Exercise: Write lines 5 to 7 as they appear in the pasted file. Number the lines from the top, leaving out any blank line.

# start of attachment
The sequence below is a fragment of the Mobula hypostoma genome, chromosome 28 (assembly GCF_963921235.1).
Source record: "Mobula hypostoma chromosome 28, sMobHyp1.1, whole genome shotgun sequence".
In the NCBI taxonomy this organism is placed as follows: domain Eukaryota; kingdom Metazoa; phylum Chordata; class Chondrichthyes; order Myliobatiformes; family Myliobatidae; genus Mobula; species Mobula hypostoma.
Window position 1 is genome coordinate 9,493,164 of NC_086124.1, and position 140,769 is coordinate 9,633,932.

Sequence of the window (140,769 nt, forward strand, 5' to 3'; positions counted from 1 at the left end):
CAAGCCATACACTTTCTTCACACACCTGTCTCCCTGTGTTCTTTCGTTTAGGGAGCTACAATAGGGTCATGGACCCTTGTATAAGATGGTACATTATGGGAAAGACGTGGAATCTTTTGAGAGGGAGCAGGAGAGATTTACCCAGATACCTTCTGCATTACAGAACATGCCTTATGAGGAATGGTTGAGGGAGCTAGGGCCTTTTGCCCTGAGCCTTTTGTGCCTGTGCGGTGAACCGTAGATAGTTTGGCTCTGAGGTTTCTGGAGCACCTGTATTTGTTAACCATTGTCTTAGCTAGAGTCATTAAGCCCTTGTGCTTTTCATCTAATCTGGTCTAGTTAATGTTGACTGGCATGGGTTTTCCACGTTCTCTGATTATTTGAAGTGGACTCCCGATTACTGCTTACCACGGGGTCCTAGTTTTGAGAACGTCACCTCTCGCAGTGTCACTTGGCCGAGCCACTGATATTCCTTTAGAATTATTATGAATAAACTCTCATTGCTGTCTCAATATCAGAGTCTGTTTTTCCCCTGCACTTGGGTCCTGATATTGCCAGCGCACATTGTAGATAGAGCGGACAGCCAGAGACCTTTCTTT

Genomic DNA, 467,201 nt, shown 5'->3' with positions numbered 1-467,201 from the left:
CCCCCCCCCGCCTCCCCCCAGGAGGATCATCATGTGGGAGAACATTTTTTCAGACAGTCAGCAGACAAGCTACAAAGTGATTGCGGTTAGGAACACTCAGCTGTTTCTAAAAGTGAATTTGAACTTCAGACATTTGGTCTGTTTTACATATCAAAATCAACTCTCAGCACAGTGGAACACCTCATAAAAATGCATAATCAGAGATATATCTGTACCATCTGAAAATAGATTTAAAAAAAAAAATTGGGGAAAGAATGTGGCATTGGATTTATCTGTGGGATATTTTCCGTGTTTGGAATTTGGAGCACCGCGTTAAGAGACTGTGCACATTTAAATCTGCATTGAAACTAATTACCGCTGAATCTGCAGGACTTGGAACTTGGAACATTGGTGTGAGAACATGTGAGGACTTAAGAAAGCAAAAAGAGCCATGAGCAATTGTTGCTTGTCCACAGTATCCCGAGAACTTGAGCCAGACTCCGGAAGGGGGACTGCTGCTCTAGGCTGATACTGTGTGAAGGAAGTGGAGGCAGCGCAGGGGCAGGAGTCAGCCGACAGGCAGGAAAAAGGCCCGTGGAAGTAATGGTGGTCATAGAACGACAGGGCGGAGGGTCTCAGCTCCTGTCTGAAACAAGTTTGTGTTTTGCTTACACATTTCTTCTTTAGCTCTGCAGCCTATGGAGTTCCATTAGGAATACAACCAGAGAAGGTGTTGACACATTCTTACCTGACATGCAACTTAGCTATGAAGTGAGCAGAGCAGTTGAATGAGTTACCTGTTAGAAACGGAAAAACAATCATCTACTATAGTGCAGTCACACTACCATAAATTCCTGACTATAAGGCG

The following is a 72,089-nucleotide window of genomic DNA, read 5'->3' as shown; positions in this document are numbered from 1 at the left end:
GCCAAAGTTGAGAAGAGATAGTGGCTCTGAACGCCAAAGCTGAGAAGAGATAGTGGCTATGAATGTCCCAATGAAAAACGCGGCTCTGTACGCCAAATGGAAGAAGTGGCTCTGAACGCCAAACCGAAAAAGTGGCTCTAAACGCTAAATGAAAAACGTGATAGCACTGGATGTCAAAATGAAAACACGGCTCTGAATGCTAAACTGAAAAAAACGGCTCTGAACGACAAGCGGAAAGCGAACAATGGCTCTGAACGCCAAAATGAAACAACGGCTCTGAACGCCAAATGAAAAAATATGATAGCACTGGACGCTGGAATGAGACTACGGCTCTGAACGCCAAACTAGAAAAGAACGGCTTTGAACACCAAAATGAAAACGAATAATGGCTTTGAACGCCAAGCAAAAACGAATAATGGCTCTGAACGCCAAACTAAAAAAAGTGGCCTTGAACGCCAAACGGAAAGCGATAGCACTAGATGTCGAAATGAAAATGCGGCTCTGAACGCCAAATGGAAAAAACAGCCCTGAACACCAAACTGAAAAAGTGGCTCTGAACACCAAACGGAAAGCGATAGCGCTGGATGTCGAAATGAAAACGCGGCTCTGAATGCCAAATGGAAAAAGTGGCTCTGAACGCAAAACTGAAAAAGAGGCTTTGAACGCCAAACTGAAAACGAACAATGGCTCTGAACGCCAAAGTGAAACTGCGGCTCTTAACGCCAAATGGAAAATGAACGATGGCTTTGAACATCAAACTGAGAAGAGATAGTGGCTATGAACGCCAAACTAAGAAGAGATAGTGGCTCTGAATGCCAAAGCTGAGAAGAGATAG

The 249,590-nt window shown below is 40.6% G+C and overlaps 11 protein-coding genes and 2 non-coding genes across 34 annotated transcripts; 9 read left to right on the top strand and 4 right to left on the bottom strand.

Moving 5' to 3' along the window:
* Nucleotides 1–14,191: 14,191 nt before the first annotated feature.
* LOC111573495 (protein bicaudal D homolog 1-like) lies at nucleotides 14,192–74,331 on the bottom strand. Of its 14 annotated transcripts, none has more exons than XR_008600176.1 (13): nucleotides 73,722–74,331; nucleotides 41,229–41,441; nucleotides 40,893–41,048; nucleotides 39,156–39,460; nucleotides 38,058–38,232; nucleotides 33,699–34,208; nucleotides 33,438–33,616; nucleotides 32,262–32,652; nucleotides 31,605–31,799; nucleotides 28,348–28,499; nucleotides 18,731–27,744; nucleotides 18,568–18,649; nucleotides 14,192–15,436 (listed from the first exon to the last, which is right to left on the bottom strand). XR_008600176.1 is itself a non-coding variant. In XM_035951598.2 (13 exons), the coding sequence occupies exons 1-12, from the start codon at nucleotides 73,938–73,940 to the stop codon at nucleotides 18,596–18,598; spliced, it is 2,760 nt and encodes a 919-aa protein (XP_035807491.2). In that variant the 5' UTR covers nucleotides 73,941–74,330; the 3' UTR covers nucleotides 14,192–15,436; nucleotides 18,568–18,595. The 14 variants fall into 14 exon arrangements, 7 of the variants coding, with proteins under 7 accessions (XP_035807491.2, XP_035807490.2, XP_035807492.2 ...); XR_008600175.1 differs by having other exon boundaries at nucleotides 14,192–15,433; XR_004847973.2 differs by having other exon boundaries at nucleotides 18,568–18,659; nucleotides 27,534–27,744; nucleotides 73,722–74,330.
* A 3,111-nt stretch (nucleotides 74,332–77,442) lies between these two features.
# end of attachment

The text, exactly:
Sequence of the window (140,769 nt, forward strand, 5' to 3'; positions counted from 1 at the left end):
CAAGCCATACACTTTCTTCACACACCTGTCTCCCTGTGTTCTTTCGTTTAGGGAGCTACAATAGGGTCATGGACCCTTGTATAAGATGGTACATTATGGGAAAGACGTGGAATCTTTTGAGAGGGAGCAGGAGAGATTTACCCAGATACCTTCTGCATTACAGAACATGCCTTATGAGGAATGGTTGAGGGAGCTAGGGCCTTTTGCCCTGAGCCTTTTGTGCCTGTGCGGTGAACCGTAGATAGTTTGGCTCTGAGGTTTCTGGAGCACCTGTATTTGTTAACCATTGTCTTAGCTAGAGTCATTAAGCCCTTGTGCTTTTCATCTAATCTGGTCTAGTTAATGTTGACTGGCATGGGTTTTCCACGTTCTCTGATTATTTGAAGTGGACTCCCGATTACTGCTTACCACGGGGTCCTAGTTTTGAGAACGTCACCTCTCGCAGTGTCACTTGGCCGAGCCACTGATATTCCTTTAGAATTATTATGAATAAACTCTCATTGCTGTCTCAATATCAGAGTCTGTTTTTCCCCTGCACTTGGGTCCTGATATTGCCAGCGCACATTGTAGATAGAGCGGACAGCCAGAGACCTTTCTTT

Genomic DNA, 467,201 nt, shown 5'->3' with positions numbered 1-467,201 from the left: